On all the time scales evaluated, the sodium concentration in the treated wastewater is higher than in the outflow from the two watersheds. Sodium in treated wastewater comes from chemicals added during wastewater treatment, industrial and commercial discharges, human excretion, and downstream disposal of sodium-rich drinking water and household products.
“Our study is unique because it brings together engineers, environmentalists, hydrologists and social scientists to investigate and tackle one of the biggest threats to water quality in the world,” said Sujay Kaushal , co-author of the article, professor of geology at the University of Maryland and an international expert in freshwater salinization.
Researchers are considering at least four ways to reduce salt pollution: limiting sources of sodium from watersheds that enter the water supply (such as through the use of de-icers), applying more stringent pre-treatment requirements to industrial discharges, and commercial, switch to and encourage households to switch to low sodium products.
Drinking water supply and wastewater collection systems contribute salt for the former, ultimately also contribute salt for the latter.
“Citizens can start today or tomorrow by thinking more critically about what they put in the sewers and how it harms the environment, and in turn, their own drinking water supply.” , said Vikesland.
This research aligns with the One Water vision used nationally and globally by several water resource sectors, and it catalyzes strong, stakeholder-driven decision-making against seemingly conflicting goals.
This research was part of a partnership between Virginia Tech, the University of Maryland, Vanderbilt University and North Carolina State University. It was funded by a recent multi-million dollar grant Grant and coworkers received from the National Science Foundation aimed at tackling saline pollution in freshwater and is part of the Growing Convergence Research (GCR) program of the National Science Foundation, which aims to catalyze solutions to the great challenges by fusing ideas, approaches and technologies from a wide variety of fields of knowledge to stimulate innovation and discovery. The experience gained and lessons learned from this research will be used nationally and globally in partnership with the Water Research Foundation.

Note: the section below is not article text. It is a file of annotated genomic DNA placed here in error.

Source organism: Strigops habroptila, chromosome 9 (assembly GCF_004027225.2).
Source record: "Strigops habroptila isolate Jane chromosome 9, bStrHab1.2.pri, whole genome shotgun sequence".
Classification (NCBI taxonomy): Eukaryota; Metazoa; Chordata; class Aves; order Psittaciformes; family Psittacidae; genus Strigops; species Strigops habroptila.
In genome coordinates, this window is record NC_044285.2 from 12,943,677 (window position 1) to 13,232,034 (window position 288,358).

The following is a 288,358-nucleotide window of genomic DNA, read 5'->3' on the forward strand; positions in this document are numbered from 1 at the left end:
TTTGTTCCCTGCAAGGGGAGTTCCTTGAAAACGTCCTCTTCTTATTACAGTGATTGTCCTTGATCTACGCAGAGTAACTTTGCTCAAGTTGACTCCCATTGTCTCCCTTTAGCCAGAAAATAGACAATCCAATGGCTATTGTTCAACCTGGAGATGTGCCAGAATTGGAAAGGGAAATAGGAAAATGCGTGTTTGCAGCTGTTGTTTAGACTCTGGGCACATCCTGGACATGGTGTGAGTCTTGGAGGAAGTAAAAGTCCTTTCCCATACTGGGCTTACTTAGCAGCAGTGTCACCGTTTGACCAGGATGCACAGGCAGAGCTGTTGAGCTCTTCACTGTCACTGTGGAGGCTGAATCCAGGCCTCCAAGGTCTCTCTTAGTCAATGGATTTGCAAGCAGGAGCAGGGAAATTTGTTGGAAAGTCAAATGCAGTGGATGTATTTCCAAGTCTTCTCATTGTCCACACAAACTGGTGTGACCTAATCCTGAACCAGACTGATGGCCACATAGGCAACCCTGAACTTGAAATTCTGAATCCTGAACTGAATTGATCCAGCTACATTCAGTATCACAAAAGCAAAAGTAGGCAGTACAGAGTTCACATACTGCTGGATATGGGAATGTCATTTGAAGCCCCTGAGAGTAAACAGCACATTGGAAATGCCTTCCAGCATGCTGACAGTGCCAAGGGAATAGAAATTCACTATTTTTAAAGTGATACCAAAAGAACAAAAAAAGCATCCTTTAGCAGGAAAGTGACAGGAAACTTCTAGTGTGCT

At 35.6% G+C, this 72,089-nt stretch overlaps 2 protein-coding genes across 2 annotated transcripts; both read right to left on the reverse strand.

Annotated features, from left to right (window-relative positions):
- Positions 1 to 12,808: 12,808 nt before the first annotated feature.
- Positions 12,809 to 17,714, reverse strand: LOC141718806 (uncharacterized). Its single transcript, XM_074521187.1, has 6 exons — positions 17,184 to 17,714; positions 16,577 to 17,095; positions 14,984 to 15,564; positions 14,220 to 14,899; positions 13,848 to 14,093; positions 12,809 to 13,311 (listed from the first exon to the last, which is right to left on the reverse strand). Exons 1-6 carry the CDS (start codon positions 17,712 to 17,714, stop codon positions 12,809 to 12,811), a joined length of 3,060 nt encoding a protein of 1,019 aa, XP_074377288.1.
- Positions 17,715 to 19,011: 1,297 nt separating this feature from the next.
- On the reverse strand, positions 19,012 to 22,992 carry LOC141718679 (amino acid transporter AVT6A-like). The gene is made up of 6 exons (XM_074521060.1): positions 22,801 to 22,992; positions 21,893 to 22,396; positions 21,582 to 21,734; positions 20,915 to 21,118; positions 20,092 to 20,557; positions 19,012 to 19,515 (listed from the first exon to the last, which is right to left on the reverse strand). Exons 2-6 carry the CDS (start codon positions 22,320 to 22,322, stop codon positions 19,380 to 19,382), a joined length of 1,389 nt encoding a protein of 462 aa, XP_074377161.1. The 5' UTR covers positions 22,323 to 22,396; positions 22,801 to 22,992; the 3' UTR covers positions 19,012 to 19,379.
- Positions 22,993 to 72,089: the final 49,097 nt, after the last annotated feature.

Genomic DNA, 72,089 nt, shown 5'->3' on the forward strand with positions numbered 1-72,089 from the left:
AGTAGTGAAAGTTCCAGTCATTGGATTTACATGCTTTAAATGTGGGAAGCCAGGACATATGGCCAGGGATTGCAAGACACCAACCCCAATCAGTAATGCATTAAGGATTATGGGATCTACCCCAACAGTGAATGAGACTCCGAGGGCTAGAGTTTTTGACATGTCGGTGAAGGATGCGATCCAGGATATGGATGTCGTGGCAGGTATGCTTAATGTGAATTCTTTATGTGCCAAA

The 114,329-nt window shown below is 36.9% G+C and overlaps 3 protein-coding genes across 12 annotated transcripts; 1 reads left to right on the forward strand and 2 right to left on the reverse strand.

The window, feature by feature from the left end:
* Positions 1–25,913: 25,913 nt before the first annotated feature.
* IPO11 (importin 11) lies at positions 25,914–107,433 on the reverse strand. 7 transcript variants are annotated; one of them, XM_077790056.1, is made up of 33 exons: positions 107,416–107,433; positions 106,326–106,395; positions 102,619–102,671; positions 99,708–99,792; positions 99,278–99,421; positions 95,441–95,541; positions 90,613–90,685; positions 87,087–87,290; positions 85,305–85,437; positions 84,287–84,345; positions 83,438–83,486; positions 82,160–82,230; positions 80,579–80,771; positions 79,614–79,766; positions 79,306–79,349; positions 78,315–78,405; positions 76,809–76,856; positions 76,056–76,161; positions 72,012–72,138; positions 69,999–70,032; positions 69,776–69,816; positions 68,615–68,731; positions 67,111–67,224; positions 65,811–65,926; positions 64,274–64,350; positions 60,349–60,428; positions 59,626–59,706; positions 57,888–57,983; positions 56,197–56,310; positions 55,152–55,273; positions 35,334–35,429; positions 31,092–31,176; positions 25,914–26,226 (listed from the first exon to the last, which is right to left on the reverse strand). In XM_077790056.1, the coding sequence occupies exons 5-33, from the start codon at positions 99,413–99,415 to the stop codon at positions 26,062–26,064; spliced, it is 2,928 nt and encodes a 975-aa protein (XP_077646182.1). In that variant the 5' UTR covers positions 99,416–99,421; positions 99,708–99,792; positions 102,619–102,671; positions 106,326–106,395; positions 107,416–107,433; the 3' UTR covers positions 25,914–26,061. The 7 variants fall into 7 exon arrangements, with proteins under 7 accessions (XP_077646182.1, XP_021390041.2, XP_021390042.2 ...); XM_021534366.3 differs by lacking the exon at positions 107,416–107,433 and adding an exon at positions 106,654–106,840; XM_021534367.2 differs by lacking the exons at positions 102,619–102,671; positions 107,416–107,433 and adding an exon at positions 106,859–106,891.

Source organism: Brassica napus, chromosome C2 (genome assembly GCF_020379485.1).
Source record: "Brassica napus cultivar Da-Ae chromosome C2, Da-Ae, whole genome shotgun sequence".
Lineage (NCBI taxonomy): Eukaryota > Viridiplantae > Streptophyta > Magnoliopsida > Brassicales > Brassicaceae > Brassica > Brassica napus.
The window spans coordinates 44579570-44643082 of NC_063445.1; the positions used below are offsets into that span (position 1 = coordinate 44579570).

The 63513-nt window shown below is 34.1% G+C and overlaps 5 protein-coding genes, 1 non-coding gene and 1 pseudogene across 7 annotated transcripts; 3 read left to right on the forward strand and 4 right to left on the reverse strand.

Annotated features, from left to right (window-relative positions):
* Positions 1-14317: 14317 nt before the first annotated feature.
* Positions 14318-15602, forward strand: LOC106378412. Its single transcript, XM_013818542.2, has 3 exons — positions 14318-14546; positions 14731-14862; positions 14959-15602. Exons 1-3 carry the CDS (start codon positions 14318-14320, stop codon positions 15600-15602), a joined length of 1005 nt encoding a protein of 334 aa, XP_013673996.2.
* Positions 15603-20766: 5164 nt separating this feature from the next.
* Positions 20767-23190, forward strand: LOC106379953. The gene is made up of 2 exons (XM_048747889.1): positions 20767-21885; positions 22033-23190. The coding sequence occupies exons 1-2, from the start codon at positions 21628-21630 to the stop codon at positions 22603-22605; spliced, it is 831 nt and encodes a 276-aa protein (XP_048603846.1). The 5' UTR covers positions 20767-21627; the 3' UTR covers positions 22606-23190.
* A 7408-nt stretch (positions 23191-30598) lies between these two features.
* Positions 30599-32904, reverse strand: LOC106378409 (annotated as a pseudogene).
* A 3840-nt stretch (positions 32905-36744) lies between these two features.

“The collaborative effort of this highly interdisciplinary team exemplifies the type of paradigm-shifting science we seek to catalyze and promote,” said William Hopkins, professor at the College of Natural Resources and Environment, director of the Global Change Center and associate executive director. from the Fralin Life Sciences Institute. “Salt pollution of freshwater has become a major focus for various researchers at Virginia Tech because the problem is so widespread, worsening, and affecting both the environment and society. the team are advancing our understanding of important sources of salt pollution. Principle-based interventions can be identified and implemented. The study has far-reaching implications globally as we attempt to resolve this complex environmental problem.
This study reflects the exciting convergent approach taken by the NSF-funded project.
“While biophysical findings are at the forefront here, they recognize the complex socio-political contexts in which this information will be applied and foreshadow the collaborative and multi-stakeholder approaches to tackle the problem of saline pollution in freshwater that we are currently conducting,” said Todd Schenk, assistant professor in the School of Public and International Affairs at the College of Architecture and Urban Studies and an affiliate faculty member of the Global Change Center and the Center for Coastal Studies.